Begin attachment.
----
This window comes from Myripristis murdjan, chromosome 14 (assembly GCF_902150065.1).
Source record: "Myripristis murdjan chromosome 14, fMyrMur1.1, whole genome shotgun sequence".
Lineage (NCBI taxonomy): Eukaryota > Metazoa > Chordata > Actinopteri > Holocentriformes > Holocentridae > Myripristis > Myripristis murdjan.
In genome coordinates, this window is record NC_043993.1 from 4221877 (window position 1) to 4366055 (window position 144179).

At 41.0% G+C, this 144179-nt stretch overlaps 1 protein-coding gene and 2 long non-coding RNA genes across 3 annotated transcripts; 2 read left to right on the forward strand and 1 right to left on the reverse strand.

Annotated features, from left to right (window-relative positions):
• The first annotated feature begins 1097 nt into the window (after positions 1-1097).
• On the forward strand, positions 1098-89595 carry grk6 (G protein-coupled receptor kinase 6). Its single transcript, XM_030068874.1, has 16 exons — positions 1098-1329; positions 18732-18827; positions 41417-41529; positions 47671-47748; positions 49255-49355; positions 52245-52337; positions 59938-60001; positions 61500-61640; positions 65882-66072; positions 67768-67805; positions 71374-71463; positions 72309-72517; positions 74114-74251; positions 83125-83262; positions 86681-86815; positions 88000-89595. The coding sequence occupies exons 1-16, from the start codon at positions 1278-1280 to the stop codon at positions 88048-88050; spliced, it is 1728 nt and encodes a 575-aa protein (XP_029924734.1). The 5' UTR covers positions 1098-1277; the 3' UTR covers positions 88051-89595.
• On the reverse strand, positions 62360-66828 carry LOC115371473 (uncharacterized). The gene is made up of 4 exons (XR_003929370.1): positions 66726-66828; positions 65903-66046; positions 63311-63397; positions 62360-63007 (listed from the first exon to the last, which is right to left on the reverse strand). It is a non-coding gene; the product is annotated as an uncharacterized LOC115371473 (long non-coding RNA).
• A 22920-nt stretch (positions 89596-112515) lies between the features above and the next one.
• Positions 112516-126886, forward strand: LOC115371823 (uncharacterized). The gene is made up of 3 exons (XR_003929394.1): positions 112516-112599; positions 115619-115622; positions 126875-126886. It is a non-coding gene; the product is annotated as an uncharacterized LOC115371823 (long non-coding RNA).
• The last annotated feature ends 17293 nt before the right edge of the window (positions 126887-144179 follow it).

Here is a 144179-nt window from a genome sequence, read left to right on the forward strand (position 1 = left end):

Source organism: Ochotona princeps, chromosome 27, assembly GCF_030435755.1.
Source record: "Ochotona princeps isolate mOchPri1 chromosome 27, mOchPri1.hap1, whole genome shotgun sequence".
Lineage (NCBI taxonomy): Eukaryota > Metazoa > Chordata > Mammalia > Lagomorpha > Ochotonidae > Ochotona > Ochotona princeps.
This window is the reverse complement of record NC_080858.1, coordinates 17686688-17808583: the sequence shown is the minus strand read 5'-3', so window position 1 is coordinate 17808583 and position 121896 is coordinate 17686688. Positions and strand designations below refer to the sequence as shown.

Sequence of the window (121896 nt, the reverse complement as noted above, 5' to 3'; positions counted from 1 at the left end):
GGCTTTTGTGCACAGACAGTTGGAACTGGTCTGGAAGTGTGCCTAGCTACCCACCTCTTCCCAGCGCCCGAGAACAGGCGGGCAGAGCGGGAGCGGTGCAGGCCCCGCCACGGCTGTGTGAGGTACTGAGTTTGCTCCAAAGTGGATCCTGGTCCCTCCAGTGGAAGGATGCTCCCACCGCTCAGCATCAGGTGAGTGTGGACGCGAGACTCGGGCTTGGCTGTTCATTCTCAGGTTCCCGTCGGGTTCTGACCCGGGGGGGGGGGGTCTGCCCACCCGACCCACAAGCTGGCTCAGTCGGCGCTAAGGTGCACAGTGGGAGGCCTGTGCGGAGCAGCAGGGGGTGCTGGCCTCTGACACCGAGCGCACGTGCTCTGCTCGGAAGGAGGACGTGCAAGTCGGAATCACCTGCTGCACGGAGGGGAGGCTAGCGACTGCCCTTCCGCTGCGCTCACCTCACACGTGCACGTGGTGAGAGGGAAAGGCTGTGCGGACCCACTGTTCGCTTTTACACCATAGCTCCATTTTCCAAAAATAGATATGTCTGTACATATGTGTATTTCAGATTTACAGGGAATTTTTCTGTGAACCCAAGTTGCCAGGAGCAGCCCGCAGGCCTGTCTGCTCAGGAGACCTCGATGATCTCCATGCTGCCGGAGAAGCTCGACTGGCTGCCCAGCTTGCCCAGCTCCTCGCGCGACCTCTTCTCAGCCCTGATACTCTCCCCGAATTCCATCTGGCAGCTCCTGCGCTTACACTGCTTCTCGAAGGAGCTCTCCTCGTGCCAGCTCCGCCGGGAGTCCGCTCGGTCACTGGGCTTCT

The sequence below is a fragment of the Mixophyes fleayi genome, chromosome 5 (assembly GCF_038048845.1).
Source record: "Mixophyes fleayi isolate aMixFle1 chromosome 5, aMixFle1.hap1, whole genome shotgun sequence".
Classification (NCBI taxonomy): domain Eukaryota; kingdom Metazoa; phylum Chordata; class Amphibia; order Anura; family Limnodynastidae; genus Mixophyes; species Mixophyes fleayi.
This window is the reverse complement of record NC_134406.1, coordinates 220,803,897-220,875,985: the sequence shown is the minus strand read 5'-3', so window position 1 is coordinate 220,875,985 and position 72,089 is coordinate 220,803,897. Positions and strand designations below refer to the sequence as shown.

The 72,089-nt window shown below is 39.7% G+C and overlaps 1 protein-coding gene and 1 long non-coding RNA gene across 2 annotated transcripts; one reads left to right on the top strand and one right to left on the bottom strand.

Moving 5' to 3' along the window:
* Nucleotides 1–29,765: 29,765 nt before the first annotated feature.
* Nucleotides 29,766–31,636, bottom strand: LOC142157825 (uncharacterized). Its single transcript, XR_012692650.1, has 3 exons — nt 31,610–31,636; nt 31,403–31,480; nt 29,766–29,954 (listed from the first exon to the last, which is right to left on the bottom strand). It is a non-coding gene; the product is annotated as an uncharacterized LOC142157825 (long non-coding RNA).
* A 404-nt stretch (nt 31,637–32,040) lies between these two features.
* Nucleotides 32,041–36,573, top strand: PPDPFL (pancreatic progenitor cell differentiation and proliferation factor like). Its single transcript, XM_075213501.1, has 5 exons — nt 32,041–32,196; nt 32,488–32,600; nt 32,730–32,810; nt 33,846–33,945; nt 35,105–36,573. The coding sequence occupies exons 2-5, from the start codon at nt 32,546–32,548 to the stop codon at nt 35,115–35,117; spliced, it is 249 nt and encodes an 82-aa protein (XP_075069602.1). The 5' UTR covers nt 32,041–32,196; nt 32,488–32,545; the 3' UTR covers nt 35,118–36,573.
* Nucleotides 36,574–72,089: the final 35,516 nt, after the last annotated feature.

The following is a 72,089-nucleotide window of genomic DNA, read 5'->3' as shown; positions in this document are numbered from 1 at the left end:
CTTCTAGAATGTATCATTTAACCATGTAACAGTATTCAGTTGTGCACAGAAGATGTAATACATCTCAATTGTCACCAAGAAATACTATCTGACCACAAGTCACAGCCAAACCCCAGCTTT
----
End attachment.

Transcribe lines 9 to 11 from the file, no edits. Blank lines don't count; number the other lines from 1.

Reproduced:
• On the reverse strand, positions 62360-66828 carry LOC115371473 (uncharacterized). The gene is made up of 4 exons (XR_003929370.1): positions 66726-66828; positions 65903-66046; positions 63311-63397; positions 62360-63007 (listed from the first exon to the last, which is right to left on the reverse strand). It is a non-coding gene; the product is annotated as an uncharacterized LOC115371473 (long non-coding RNA).
• A 22920-nt stretch (positions 89596-112515) lies between the features above and the next one.
• Positions 112516-126886, forward strand: LOC115371823 (uncharacterized). The gene is made up of 3 exons (XR_003929394.1): positions 112516-112599; positions 115619-115622; positions 126875-126886. It is a non-coding gene; the product is annotated as an uncharacterized LOC115371823 (long non-coding RNA).